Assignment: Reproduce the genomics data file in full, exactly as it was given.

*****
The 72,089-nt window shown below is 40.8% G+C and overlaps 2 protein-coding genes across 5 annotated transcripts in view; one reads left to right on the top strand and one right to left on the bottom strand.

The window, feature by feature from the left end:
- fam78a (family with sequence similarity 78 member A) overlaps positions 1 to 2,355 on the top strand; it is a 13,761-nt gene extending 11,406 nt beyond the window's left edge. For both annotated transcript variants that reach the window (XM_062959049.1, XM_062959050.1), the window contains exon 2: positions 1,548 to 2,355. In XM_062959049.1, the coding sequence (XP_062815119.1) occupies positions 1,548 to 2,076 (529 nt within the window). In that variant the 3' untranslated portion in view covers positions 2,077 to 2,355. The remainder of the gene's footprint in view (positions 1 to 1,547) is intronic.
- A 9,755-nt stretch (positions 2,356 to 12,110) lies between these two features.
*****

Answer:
The 72,089-nt window shown below is 40.8% G+C and overlaps 2 protein-coding genes across 5 annotated transcripts in view; one reads left to right on the top strand and one right to left on the bottom strand.

The window, feature by feature from the left end:
- fam78a (family with sequence similarity 78 member A) overlaps positions 1 to 2,355 on the top strand; it is a 13,761-nt gene extending 11,406 nt beyond the window's left edge. For both annotated transcript variants that reach the window (XM_062959049.1, XM_062959050.1), the window contains exon 2: positions 1,548 to 2,355. In XM_062959049.1, the coding sequence (XP_062815119.1) occupies positions 1,548 to 2,076 (529 nt within the window). In that variant the 3' untranslated portion in view covers positions 2,077 to 2,355. The remainder of the gene's footprint in view (positions 1 to 1,547) is intronic.
- A 9,755-nt stretch (positions 2,356 to 12,110) lies between these two features.